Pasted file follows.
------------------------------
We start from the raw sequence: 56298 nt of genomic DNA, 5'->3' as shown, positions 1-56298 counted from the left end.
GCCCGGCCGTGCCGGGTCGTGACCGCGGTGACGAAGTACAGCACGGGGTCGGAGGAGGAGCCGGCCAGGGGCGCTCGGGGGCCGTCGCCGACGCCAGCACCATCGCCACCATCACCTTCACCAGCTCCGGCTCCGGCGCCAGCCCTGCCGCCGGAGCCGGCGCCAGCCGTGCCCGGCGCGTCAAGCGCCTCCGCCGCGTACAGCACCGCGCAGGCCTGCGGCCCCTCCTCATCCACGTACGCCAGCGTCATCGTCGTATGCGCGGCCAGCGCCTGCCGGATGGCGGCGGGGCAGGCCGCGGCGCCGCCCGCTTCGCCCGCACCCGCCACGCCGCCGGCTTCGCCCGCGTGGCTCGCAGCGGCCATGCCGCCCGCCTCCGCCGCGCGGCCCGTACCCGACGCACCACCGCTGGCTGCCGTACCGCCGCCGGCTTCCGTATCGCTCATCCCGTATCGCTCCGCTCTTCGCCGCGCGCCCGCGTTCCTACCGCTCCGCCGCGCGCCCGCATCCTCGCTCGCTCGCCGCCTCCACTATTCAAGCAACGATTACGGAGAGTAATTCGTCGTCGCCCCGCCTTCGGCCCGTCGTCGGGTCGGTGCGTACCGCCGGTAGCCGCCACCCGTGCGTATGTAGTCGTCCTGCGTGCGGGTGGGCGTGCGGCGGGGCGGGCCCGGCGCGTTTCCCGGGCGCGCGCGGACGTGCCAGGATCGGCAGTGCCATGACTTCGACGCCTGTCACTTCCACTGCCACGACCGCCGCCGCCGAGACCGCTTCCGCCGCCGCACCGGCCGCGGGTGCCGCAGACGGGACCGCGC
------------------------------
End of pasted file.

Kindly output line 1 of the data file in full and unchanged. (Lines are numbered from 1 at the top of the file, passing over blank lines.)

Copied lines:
We start from the raw sequence: 56298 nt of genomic DNA, 5'->3' as shown, positions 1-56298 counted from the left end.